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Updated 10:00 AM October 31, 2007




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Regents approve Thompson Street parking structure addition

A project that will add nearly 300 new staff parking spaces on Central Campus moved one more step forward last week when the Board of Regents approved the schematic design.

Construction on an addition to the Thompson Street parking structure is expected to be complete in fall 2009.
(Image courtesy Carl Walker Inc.)

The addition, which will include 385 parking spaces, also will provide 9,000 gross square feet of office and support space for the Parking and Transportation Services (PTS) department and the Office of Budget and Planning. The addition will be built on the west side of the existing 728-space structure where two small surface parking areas exist today. Once complete, the structure will accommodate approximately 1,060 vehicles.

"This is a very exciting project for the University and for our department," says Dave Miller, executive director of PTS. "It will help us reach several goals in addition to adding capacity to the parking system."

Relocating the office space for Parking Customer Services from the existing location in the structure to the new west side will allow many improvements:

• A new, indoor bicycle storage facility with capacity for 50 bikes will help enhance alternative transportation options;

• Interior parking spaces for motorcycles will provide a safe entry/exit lane that doesn't currently exist in other older structures;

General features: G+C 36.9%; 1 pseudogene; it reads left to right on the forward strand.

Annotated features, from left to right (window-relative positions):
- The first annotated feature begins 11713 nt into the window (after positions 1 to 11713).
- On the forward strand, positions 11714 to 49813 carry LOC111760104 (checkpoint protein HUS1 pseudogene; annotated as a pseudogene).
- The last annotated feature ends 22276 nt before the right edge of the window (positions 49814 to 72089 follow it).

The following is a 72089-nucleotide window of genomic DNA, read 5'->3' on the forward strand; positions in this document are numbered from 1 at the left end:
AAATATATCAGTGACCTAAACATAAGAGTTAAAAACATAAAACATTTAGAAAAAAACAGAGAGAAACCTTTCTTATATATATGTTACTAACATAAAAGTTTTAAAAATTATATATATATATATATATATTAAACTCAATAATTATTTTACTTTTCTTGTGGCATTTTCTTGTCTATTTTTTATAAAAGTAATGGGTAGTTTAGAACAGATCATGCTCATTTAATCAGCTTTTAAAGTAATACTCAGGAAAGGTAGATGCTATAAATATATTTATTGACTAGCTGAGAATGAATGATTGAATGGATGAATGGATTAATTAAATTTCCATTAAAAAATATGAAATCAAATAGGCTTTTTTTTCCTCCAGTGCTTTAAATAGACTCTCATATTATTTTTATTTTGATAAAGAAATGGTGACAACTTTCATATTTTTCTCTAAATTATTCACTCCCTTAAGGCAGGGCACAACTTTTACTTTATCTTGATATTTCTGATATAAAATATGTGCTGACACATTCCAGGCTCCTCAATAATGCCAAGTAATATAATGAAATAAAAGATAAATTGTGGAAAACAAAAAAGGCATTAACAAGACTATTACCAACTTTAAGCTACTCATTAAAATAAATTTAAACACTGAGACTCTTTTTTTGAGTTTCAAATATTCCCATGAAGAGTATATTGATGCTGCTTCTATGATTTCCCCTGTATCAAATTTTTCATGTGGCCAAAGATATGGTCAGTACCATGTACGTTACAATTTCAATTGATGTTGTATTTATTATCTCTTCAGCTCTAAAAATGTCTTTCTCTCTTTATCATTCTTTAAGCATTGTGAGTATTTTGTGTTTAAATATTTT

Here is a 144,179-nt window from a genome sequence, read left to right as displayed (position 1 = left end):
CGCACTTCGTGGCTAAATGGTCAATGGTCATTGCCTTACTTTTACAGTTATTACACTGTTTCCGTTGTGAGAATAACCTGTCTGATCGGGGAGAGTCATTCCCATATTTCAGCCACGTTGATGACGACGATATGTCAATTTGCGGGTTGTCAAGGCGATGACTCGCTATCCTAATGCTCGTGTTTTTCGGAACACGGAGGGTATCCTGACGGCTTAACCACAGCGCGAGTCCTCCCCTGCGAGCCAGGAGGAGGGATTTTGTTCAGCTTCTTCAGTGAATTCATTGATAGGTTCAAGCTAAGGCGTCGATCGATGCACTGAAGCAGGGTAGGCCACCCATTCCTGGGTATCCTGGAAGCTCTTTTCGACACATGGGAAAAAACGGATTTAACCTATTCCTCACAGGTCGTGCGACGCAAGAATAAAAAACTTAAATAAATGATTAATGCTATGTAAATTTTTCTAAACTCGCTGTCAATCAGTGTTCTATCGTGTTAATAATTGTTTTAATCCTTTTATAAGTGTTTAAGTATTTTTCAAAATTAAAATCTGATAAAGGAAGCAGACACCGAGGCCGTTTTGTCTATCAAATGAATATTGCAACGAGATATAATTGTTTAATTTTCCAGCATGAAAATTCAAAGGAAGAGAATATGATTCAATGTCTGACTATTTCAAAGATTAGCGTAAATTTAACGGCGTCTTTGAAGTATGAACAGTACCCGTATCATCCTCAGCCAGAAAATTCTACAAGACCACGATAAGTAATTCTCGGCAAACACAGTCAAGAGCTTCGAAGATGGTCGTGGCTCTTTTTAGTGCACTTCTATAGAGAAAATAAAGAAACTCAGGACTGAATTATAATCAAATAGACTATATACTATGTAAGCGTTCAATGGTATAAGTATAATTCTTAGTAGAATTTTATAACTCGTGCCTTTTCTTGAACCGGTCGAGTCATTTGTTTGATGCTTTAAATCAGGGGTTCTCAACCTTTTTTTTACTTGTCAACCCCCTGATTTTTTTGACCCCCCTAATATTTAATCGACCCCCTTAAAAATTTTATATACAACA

• Pedestrian movement along the south end of the structure and within the structure will be improved for safety and security; and

• Relocation of the Office of Budget and Planning from off-campus leased space to co-locate with PTS is projected to save U-M approximately $80,000 annually in facility operating expenses.

The planning process was led by the design firm of Carl Walker Inc. The design will be compatible with the architecture of the existing Thompson Street Parking Structure and will blend into the surrounding neighborhood.

On its Division Street face, the structure will feature a glass stair tower that will signal its presence. The apparent height of the parking structure will be reduced because of the large set-back distance from South Division Street. The perceived mass of the parking structure further will be reduced by the new two-story office building, which will be constructed in front of it. The office portion is scaled to blend with buildings in the surrounding neighborhood, and features brick and glass accents.

The Thompson Street structure is one of seven Central Campus parking structures that accommodate approximately 4,500 spaces for U-M faculty, staff and visitors.

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